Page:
Good news about the battery packs, if one goes bad you can rob replacement cells from just about any laptop anywhere...

This will be my last truck.

Unless battery storage technology and recharging speeds can each improve by a factor of TEN (10), pure EV's will never be a universal replacement for ICE's, for general purpose long-distance vehicles,--- and certainly not for the most popular ones: pickup trucks and SUV's. HOWEVER, if batteries can serve as an intermediary for advanced H2-fuel cells, or CNG-powered ICE's, then the best both worlds may be possible --- 50 years from now. (We must remember that a combustion engine will always have a huge advantage: the oxidizer is free via O2 from the atmosphere, and you don't have to carry both oxidizer and reducer along with you.)

And don't forget lighter weight of ICE's. For a pure EV pickup truck, what does the heavy battery pack do to load capacity?
What happens to towing capability under a prolonged hauling mode, since battery overheating is a problem under those conditions? Since torque for EV's declines with RPM, what about pulling force at highway speeds, compared to diesel, especially going up hills? What about price, compared to an ICE pickup truck?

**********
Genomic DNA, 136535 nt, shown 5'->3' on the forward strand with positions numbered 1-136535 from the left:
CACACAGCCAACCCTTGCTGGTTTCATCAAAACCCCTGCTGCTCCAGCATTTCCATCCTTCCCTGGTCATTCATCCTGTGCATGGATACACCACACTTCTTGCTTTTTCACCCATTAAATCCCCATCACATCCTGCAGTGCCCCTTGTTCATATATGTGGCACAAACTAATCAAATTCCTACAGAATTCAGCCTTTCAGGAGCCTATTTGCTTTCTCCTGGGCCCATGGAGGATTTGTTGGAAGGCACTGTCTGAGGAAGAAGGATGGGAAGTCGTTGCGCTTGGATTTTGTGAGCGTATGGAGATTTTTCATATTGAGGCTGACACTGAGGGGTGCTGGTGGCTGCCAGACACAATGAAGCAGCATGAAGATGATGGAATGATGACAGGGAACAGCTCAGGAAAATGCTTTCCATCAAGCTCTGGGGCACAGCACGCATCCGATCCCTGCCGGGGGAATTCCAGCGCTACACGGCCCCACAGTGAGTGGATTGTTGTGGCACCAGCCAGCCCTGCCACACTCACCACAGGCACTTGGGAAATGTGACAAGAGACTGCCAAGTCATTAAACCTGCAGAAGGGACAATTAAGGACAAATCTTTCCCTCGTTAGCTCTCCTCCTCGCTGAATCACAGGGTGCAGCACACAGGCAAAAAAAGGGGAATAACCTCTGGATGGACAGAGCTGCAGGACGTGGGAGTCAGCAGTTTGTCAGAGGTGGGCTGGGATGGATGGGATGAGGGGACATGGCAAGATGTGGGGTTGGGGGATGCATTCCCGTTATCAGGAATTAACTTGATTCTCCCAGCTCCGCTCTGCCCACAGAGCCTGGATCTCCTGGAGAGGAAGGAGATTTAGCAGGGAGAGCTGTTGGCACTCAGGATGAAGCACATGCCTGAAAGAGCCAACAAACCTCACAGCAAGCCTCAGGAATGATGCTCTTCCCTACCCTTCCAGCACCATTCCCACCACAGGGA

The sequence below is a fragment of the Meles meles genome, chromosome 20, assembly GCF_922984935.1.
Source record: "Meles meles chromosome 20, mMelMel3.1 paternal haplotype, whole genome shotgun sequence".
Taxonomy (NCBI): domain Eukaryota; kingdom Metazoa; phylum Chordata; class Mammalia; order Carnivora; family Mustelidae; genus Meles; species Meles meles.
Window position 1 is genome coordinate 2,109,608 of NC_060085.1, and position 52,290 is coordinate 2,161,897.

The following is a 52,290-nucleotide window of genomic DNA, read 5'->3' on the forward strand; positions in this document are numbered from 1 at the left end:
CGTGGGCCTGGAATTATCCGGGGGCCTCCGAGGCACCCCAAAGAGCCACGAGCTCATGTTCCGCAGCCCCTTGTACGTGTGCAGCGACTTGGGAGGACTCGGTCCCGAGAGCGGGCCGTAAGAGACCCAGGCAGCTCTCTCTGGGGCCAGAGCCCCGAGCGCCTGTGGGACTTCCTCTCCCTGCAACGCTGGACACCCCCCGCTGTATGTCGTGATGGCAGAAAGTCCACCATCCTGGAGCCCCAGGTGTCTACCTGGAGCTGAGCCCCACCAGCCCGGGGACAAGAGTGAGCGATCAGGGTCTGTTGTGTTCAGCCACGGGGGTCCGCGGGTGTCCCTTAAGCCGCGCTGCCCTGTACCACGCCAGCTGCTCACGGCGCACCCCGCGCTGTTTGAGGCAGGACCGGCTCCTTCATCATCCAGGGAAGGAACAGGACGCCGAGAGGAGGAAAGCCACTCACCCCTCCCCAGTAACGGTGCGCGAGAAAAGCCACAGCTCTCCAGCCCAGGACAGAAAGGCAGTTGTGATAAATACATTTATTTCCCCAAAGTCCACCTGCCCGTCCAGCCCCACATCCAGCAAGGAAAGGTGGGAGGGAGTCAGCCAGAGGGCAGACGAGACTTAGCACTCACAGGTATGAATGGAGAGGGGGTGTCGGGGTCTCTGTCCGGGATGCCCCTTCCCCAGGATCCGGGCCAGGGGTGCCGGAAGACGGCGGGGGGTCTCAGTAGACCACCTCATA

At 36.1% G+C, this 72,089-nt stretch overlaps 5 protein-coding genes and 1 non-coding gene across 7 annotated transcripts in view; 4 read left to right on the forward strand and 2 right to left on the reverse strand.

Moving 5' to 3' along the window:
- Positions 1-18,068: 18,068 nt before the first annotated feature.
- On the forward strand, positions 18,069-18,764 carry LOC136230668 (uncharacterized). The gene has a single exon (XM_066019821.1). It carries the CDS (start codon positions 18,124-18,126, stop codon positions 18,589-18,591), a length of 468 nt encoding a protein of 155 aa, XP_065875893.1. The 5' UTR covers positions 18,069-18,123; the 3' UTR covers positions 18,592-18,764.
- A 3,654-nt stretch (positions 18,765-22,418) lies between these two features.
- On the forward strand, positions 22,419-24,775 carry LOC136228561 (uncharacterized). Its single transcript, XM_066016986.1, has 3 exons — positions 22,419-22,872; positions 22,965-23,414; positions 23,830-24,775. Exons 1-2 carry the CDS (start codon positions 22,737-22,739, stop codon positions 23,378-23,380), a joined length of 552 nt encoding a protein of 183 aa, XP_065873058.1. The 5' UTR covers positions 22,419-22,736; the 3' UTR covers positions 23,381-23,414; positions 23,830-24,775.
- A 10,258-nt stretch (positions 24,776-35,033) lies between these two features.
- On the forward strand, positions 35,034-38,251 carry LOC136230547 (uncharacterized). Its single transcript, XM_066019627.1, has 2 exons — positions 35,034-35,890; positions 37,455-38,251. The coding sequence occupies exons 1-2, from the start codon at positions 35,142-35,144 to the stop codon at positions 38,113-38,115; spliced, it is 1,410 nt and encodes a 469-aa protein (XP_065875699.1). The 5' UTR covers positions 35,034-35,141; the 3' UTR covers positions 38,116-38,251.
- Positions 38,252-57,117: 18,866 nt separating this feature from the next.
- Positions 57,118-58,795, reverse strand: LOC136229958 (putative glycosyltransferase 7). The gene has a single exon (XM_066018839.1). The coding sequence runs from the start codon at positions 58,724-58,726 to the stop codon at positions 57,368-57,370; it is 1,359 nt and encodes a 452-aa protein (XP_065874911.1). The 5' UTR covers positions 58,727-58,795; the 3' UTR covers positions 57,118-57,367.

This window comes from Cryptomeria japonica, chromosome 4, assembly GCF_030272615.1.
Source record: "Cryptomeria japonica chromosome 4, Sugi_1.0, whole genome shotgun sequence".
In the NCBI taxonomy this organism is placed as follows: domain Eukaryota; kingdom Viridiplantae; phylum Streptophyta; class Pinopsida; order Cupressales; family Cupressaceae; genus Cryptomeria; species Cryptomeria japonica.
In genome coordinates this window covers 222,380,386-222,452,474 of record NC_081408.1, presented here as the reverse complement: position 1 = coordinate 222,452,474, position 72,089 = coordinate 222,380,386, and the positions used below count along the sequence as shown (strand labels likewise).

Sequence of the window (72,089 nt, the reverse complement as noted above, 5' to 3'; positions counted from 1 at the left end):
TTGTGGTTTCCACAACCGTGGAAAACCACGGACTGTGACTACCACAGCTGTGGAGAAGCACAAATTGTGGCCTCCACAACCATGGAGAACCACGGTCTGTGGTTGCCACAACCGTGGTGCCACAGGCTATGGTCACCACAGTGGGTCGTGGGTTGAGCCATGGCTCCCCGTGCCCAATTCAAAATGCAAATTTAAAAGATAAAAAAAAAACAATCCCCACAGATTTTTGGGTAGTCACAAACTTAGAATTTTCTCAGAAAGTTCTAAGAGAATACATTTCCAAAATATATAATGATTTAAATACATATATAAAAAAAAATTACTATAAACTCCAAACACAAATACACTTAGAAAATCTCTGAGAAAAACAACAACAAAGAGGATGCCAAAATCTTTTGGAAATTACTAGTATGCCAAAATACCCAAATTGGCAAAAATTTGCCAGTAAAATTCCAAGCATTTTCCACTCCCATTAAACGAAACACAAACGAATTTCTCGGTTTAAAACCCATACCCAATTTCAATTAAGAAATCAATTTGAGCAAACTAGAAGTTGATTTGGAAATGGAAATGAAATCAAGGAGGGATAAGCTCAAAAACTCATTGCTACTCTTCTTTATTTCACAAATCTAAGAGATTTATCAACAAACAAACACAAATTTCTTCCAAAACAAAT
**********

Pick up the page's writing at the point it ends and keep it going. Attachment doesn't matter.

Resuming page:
For an inner-city, short-haul machine (like a UPS van), this might work, but a general use personal pickup in today's America market: NO WAY!

==================

This is my truck.

You want to see what others think of Musk's EV semi-truck?
Head on over the American Trucker:
http://trucker.com/blog/tesla-semi-one-small-problem

=====================

@ NMGOM

Some of your comments are dead-on. However, an analysis of the ways that trucks are often used in the public and commercial spheres provides some alternative perspective too.

Think of all the trucks that spend most of the day idling at job sites, or the trucks that have to spend time in enclosed areas on the job. Think about golf carts and why we power them with batteries instead of ICE.

to me, the biggest obstacle to the ICE alternatives is cheap gasoline and cheap natural gas. Pump gas may go back up from time to time, but every sign says that natural gas will increase in availability, and decrease in price.

Just a few ideas.

Looks like a Transformer.

Chevy made the Hybrid Silverado for a year or so. I only saw one at an auto rental, but it belonged to an employee so I couldn't try it out. That innovation went the way of four wheel steering.

Not a Beta tester so its just a curiosity for me. I think they will come out with some new battery tech soon. Lithium-Ion isn't the final chapter here. They are working on something in San Marcos and we haven't heard from them in awhile.